To date, so much of the analysis has focused on the retail destruction that swept America in recent years. However, Australia’s experience is more likely to follow Canada, than the US. There are many parallels between Australia and Canada:
- Our populations are similar in size (Australia 24 million, Canada 36 million)
- Our land mass is comparable (Australia 7.69 million km2, Canada 9.98 million km2)
- Both countries have vast, sparsely populated regions that present fulfilment challenges.
- Our retail space per person is reasonably aligned (Australia 11.1 square feet, Canada 16.4 square feet, US 23.5 square feet)
- For years, retailers in both of our countries treated ecommerce like an afterthought
- Both countries have high internet penetration (Australia 80 per cent, Canada 89 per cent)
- In both Australia and Canada, there is substantial room for growth of online retail spend
- Before entering either country, Amazon already generated revenue from online sales
Here’s how we see Amazon’s foray into Australia playing out.
1. Measured expansion
The establishment of distribution centres is the final hurdle for Amazon in Australia and construction of the flagship Melbourne centre is already underway. The expectation is that Amazon will create a network of fulfilment centres but it won’t happen overnight and they won’t be all over Australia.
Amazon established its first distribution centre in Canada in 2010. Since then, it’s established a new distribution centre every year. Today, it has six fulfilment centres in Canada (predominantly located throughout the most populated eastern state of Ontario) and a cluster of data centres in Quebec.
Our prediction is that Amazon will seek to create a similar transport and logistics footprint on the east coast of Australia.
2. Reduced range, with more to come
Product range is a critical success factor whenever Amazon enters a new market and it’s expected to be the most important determinant for Amazon in Australia. Amazon’s US website is currently estimated to offer a staggering 488 million stock keeping units (SKUs).
Right now, the expectation is that within five to ten years of launch, the Australian website will look more like the Canadian marketplace, which offers a modest 130 million or so SKUs. But Aussie shoppers need not fret – the breadth and depth of categories will continue to grow.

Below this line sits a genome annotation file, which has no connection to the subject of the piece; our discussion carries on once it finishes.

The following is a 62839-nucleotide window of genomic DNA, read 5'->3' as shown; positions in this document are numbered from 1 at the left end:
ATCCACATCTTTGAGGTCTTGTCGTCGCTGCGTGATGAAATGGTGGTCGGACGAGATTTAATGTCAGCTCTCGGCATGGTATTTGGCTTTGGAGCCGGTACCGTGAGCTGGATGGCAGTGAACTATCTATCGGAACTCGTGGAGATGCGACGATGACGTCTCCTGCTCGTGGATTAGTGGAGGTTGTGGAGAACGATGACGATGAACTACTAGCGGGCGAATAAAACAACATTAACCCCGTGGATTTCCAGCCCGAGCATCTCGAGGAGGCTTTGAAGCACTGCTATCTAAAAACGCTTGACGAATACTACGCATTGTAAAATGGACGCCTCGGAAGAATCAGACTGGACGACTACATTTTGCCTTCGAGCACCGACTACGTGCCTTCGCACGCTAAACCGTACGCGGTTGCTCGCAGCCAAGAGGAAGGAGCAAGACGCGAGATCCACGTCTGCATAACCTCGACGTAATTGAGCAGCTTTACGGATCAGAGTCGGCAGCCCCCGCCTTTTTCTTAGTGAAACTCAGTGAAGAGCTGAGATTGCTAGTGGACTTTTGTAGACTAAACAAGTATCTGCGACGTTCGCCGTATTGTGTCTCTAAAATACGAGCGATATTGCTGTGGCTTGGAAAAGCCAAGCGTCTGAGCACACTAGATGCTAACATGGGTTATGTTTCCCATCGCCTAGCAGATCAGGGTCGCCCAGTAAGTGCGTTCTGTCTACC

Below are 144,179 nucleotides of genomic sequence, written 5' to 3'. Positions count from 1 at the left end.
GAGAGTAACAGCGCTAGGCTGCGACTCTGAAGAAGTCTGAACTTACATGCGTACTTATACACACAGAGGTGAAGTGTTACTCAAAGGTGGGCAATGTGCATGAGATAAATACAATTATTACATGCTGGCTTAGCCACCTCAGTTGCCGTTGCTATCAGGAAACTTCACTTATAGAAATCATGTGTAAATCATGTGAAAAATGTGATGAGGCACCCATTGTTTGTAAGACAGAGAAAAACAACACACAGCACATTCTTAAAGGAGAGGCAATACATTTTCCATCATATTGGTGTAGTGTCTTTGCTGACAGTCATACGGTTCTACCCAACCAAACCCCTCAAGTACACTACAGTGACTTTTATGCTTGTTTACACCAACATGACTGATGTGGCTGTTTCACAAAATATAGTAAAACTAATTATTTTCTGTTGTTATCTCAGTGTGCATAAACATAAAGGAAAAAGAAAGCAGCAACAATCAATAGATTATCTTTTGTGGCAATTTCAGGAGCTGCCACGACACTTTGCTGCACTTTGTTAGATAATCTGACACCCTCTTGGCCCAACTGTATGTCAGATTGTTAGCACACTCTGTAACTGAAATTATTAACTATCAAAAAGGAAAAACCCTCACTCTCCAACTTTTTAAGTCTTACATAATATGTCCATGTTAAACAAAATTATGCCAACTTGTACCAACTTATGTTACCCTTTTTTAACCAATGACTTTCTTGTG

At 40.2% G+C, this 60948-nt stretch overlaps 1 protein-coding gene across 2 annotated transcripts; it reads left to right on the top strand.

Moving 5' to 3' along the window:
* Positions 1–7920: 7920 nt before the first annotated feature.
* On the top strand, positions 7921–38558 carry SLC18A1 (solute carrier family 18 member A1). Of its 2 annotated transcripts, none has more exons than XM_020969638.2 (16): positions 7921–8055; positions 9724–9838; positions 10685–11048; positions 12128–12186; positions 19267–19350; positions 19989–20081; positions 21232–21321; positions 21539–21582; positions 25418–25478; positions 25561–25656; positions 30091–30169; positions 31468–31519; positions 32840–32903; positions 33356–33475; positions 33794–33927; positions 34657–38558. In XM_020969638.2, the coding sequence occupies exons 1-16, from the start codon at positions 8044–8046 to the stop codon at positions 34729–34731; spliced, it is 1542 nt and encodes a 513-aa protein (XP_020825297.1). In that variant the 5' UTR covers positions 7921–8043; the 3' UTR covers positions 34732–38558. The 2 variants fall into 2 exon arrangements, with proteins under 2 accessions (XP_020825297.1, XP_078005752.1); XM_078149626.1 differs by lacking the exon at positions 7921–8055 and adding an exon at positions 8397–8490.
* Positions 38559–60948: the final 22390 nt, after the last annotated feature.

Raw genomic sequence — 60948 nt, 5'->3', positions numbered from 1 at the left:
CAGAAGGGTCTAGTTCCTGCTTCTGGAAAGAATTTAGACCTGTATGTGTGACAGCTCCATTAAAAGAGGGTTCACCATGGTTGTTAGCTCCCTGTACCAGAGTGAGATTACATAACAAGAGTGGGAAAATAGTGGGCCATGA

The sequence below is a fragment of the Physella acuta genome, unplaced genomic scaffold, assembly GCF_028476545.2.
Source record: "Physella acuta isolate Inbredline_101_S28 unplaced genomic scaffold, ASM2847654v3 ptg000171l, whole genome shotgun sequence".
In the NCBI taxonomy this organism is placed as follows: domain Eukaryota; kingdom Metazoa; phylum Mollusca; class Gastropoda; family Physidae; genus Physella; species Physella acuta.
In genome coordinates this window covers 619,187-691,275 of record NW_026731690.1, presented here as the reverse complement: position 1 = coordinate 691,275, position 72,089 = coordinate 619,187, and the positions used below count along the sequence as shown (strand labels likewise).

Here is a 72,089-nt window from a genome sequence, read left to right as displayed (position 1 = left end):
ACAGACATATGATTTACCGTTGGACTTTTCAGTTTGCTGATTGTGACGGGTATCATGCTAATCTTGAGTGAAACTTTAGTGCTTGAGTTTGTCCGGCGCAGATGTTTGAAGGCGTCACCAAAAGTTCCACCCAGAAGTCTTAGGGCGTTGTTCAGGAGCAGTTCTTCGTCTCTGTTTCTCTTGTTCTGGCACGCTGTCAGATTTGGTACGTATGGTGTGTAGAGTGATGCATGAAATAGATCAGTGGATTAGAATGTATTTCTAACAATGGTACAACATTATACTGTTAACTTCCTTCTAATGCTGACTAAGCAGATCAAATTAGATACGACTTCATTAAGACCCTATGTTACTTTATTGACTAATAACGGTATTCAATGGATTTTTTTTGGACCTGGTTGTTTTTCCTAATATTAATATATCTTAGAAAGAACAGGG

|COUNTRY||SKUs (2015)||SKUs (2013)|
|USA||488 million||235 million|
|UK||261 million||108 million|
|Germany||237 million||96 million|
|France||209 million||90 million|
|Japan||168 million||60 million|
|Italy||165 million||77 million|
|Spain||160 million||76 million|
|Canada||133 million||77 million|
|India||42 million||18 million|
|Mexico||36 million||33 million|
|China||13 million||4 million|
Estimated number of products offered on amazon websites (Source: Export-x)
3. Prime Time delay
If Amazon follows the Canadian blueprint, there may be a lag of some years before we see Amazon’s subscription service/loyalty program, Prime, in Australia. Free two day, or even same day shipping is a core benefit and major incentive of a Prime subscription and is not something Amazon can readily deliver in low density markets such as Canada and Australia. Amazon will need to have its footprint in place to overcome the distribution challenge.
That said, the pace at which Amazon puts that footprint in place could surprise Australian retailers. UBS notes that in Canada, Amazon was shipping just six weeks after signing a lease at an existing distribution centre.
4. Retail’s rapid response
According to UBS, Amazon’s consumer business model is built around three pillars:
- Best price
- Leading range (Amazon has over 400 million products on its US website)
- Superior service that exceeds customer expectations via online service, range, value and fulfilment
As Amazon ramped up its operations in Canada, Canadian retailers have scrambled to catch up or keep up, investing in online shopping platforms and distribution centres, piloting loyalty programs and media partnerships. Amazon will drive Australian retailers in much the same way.
As was the case in Canada, Australia’s retail sector must improve to compete with Amazon. Adaptive and innovative retailers will survive and thrive. The proviso, of course, is that retailers focus on strategies to transform their business. This may involve the following:
- improving shopper experience and providing customers with the ability to seamlessly switch between in-store and online shopping
- achieving the right balance of traditional and online trading
- reassessing their pricing structure and discounting strategy
- tightening controls to reduce operating costs, improve efficiency and optimise (physical and online) store performance
- collecting, analysing and translating customer data into effective loyalty programs
- improving inventory management
- renegotiating leases to reflect market conditions and achieve flexibility in their geographic footprint.
The ‘Canadian approach’ would almost represent a best case scenario for Australia’s retail sector. A word of warning, however. Amazon’s epic success has not been achieved by conforming. Retailers would be wise to hope for the best, but prepare for a strategic surprise.
Kate Warwick is senior managing director and head of retail and consumer products at FTI Consulting